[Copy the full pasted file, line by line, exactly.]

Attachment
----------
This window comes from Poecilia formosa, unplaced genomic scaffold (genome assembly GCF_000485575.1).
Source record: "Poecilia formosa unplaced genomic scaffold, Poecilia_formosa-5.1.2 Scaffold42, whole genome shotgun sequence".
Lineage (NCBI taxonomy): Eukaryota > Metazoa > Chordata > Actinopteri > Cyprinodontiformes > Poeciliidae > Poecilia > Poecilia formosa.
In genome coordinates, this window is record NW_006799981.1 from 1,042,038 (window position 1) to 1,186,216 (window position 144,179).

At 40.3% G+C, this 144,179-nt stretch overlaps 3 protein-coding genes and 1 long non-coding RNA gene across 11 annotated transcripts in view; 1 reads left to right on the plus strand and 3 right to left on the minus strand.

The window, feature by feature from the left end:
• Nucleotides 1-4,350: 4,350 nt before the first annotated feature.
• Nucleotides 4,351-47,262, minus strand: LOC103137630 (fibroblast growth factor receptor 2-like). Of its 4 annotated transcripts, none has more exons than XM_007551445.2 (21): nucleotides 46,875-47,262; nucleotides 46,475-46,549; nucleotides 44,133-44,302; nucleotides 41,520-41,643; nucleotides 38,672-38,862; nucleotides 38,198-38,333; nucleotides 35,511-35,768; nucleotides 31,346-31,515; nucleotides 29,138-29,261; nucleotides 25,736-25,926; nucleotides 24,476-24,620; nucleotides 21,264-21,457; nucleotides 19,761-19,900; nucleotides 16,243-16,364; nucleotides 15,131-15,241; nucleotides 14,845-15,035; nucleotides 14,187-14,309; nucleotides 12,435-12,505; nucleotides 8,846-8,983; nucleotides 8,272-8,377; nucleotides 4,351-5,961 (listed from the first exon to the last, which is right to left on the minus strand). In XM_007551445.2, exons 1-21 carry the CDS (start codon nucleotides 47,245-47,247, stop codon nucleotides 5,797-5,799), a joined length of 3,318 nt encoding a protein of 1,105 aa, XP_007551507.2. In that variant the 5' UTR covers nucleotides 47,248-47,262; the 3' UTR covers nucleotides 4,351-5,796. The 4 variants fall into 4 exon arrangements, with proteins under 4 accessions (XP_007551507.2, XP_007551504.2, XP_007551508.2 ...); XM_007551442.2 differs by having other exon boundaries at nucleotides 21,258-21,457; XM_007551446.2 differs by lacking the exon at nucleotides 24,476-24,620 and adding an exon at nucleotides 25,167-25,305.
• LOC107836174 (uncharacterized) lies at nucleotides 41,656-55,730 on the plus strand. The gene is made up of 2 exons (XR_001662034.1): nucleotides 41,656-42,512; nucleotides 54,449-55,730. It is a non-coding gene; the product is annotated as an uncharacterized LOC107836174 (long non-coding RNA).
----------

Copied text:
This window comes from Poecilia formosa, unplaced genomic scaffold (genome assembly GCF_000485575.1).
Source record: "Poecilia formosa unplaced genomic scaffold, Poecilia_formosa-5.1.2 Scaffold42, whole genome shotgun sequence".
Lineage (NCBI taxonomy): Eukaryota > Metazoa > Chordata > Actinopteri > Cyprinodontiformes > Poeciliidae > Poecilia > Poecilia formosa.
In genome coordinates, this window is record NW_006799981.1 from 1,042,038 (window position 1) to 1,186,216 (window position 144,179).

At 40.3% G+C, this 144,179-nt stretch overlaps 3 protein-coding genes and 1 long non-coding RNA gene across 11 annotated transcripts in view; 1 reads left to right on the plus strand and 3 right to left on the minus strand.

The window, feature by feature from the left end:
• Nucleotides 1-4,350: 4,350 nt before the first annotated feature.
• Nucleotides 4,351-47,262, minus strand: LOC103137630 (fibroblast growth factor receptor 2-like). Of its 4 annotated transcripts, none has more exons than XM_007551445.2 (21): nucleotides 46,875-47,262; nucleotides 46,475-46,549; nucleotides 44,133-44,302; nucleotides 41,520-41,643; nucleotides 38,672-38,862; nucleotides 38,198-38,333; nucleotides 35,511-35,768; nucleotides 31,346-31,515; nucleotides 29,138-29,261; nucleotides 25,736-25,926; nucleotides 24,476-24,620; nucleotides 21,264-21,457; nucleotides 19,761-19,900; nucleotides 16,243-16,364; nucleotides 15,131-15,241; nucleotides 14,845-15,035; nucleotides 14,187-14,309; nucleotides 12,435-12,505; nucleotides 8,846-8,983; nucleotides 8,272-8,377; nucleotides 4,351-5,961 (listed from the first exon to the last, which is right to left on the minus strand). In XM_007551445.2, exons 1-21 carry the CDS (start codon nucleotides 47,245-47,247, stop codon nucleotides 5,797-5,799), a joined length of 3,318 nt encoding a protein of 1,105 aa, XP_007551507.2. In that variant the 5' UTR covers nucleotides 47,248-47,262; the 3' UTR covers nucleotides 4,351-5,796. The 4 variants fall into 4 exon arrangements, with proteins under 4 accessions (XP_007551507.2, XP_007551504.2, XP_007551508.2 ...); XM_007551442.2 differs by having other exon boundaries at nucleotides 21,258-21,457; XM_007551446.2 differs by lacking the exon at nucleotides 24,476-24,620 and adding an exon at nucleotides 25,167-25,305.
• LOC107836174 (uncharacterized) lies at nucleotides 41,656-55,730 on the plus strand. The gene is made up of 2 exons (XR_001662034.1): nucleotides 41,656-42,512; nucleotides 54,449-55,730. It is a non-coding gene; the product is annotated as an uncharacterized LOC107836174 (long non-coding RNA).